If only some parts of the liver are affected during early-stage liver cancer, a liver resection (surgery to remove only those affected parts) may be the treatment of choice. Another option is a liver transplant, which replaces the affected liver with a healthy donor liver. 

Chemotherapy and Radiotherapy

This involves the use of high-energy e-rays to destroy cancer cells, with a number of treatments administered over a set period of time. 

Chemotherapy is a treatment involving the use of drugs to destroy cancer cells, by preventing existing cancer cells from growing and dividing. It may be administered as part of a treatment called chemoembolization, which involves the injection of chemotherapy drugs directly into the liver cancer, together with a gel or tiny plastic beads to block blood flow to the cancer (embolisation). This is only a suitable option for chemotherapy as it can only be given if the liver is functioning well enough. 

Some side effects of chemotherapy may include fatigue, nausea, vomiting, hair loss, dry mouth, diarrhoea, constipation, and loss of appetite. Side effects may vary depending on the drugs used —  do consult your doctor on the potential side effects of each treatment route. 

Liver Cancer Prevention

Protecting Yourself from HBV and HCV

Since chronic HBV and HCV may lead to cirrhosis — and hence liver cancer — getting vaccinated for HBV can reduce one’s risk of getting liver cancer (there’s currently no vaccine against HCV).

In that same vein, protecting against HBV and HCV infection is important as well. Infection can occur through:

  • Unprotected sex (use condoms!) 
  • Sharing unsterilized needles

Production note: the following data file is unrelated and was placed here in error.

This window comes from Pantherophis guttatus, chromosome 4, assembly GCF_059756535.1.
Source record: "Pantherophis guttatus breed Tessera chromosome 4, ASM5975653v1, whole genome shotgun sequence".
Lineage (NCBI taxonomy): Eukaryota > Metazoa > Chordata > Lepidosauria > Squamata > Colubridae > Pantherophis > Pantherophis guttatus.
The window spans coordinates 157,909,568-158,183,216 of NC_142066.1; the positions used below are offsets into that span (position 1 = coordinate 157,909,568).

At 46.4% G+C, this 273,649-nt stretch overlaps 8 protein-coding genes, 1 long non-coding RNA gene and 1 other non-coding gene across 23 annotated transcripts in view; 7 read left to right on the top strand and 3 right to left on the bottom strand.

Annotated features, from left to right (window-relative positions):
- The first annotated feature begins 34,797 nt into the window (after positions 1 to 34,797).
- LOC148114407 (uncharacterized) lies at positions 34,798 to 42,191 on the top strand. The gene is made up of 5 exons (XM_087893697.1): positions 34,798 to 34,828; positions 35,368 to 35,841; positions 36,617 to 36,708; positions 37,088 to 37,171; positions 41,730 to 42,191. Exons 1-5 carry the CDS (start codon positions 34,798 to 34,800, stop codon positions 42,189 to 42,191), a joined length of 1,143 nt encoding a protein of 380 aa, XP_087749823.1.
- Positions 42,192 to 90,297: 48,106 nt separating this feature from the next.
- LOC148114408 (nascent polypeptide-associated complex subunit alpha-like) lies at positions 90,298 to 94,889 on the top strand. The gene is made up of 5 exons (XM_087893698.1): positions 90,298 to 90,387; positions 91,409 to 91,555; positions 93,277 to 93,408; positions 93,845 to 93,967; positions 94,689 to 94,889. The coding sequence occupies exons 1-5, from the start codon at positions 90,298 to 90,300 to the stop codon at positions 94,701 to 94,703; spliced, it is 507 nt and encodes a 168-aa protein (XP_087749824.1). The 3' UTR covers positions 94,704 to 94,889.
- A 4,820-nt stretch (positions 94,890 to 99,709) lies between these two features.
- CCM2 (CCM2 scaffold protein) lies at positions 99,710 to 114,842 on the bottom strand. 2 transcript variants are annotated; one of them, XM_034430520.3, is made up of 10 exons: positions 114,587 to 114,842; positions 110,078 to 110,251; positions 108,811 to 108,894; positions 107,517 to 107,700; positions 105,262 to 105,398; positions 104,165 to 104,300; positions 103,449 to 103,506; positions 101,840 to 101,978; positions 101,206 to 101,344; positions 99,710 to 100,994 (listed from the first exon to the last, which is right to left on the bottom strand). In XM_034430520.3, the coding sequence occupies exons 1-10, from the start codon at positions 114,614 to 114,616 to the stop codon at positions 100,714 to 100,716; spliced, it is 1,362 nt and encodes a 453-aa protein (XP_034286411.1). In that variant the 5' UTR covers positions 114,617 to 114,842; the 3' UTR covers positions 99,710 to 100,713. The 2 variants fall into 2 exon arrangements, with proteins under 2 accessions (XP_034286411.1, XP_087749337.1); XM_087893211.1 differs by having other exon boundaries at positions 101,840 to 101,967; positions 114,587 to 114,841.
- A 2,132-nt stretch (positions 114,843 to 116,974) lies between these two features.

If you’re at high risk of contracting HBV or HCV, get tested for these infections so that treatment can be administered if needed.

Lifestyle Changes

Leading a healthy lifestyle with regular exercise, a healthy diet and moderate amounts of alcohol will help lower one’s risk of liver cancer. If you have viral hepatitis, you should reduce or avoid drinking alcohol completely as excessive alcohol can lead to cirrhosis, which can lead to liver cancer. 

Quitting smoking will help reduce your risk of some cancers and other diseases, liver cancer included. 

Managing your weight to prevent obesity lowers your risk of fatty liver disease and diabetes, which both potentially increase your risk of liver cancer. 

Liver Cancer Support Group and Resources in Malaysia

For patients and caregivers, joining a support group provides opportunities to get in touch with cancer survivors, as well as current patients and caregivers. 

For those taking care of loved ones, we have a list of caregiver support groups to assist you through this journey. 

Navigating a cancer diagnosis is never easy. For this journey, we have services for cancer caregivers to support you or your loved ones through the different stages, along with more caregiver resources and articles to help keep your loved ones safe and healthy.

Homage has trained care professionals that are able to provide companionship, nursing care, night caregiving, home therapy and more, to keep your loved ones active and engaged.

Provide the best care to your loved one today!  Fill up the form below for a free consultation with our Care Advisory team. 

  1. Liver Cancer. Gleneagles Hospital. Retrieved 10 May 2021, from 
  2. What is Liver Cancer? American Cancer Society. Retrieved 10 May 2021, from 
  3. Liver Cancer. National Cancer Centre Singapore. Retrieved 10 May 2021, from 
  4. Liver Cancer Prevention and Risk Factors. Memorial Sloan Kettering Cancer Center. Retrieved 12 May 2021, from
  5. Ablation Therapies for Liver Cancer & Liver Metastases. Perlmutter Cancer Center. Retrieved 12 May 2021, from